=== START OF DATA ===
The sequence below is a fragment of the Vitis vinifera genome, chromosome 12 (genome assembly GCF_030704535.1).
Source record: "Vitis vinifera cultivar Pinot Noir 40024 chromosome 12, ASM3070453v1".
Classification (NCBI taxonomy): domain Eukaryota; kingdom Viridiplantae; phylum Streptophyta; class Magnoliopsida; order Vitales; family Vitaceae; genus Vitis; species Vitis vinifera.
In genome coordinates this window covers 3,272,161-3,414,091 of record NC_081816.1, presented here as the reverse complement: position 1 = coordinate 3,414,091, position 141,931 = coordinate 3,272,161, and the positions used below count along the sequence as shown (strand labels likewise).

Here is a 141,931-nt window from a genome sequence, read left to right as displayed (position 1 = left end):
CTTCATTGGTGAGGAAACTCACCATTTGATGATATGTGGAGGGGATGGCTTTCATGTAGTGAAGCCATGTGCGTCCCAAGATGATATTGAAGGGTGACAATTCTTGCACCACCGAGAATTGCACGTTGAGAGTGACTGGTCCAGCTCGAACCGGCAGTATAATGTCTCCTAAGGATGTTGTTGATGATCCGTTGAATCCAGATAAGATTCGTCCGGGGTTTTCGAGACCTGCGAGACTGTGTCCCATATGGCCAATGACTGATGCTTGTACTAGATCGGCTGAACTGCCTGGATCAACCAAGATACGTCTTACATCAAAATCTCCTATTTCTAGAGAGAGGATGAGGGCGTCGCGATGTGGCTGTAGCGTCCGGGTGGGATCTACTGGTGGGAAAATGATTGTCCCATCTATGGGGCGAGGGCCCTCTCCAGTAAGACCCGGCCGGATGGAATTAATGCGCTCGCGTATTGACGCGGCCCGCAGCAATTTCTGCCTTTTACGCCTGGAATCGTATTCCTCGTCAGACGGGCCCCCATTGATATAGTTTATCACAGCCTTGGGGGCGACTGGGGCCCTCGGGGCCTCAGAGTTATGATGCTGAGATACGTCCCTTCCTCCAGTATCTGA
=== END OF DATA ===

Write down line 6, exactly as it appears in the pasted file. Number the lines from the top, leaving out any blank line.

CTTCATTGGTGAGGAAACTCACCATTTGATGATATGTGGAGGGGATGGCTTTCATGTAGTGAAGCCATGTGCGTCCCAAGATGATATTGAAGGGTGACAATTCTTGCACCACCGAGAATTGCACGTTGAGAGTGACTGGTCCAGCTCGAACCGGCAGTATAATGTCTCCTAAGGATGTTGTTGATGATCCGTTGAATCCAGATAAGATTCGTCCGGGGTTTTCGAGACCTGCGAGACTGTGTCCCATATGGCCAATGACTGATGCTTGTACTAGATCGGCTGAACTGCCTGGATCAACCAAGATACGTCTTACATCAAAATCTCCTATTTCTAGAGAGAGGATGAGGGCGTCGCGATGTGGCTGTAGCGTCCGGGTGGGATCTACTGGTGGGAAAATGATTGTCCCATCTATGGGGCGAGGGCCCTCTCCAGTAAGACCCGGCCGGATGGAATTAATGCGCTCGCGTATTGACGCGGCCCGCAGCAATTTCTGCCTTTTACGCCTGGAATCGTATTCCTCGTCAGACGGGCCCCCATTGATATAGTTTATCACAGCCTTGGGGGCGACTGGGGCCCTCGGGGCCTCAGAGTTATGATGCTGAGATACGTCCCTTCCTCCAGTATCTGA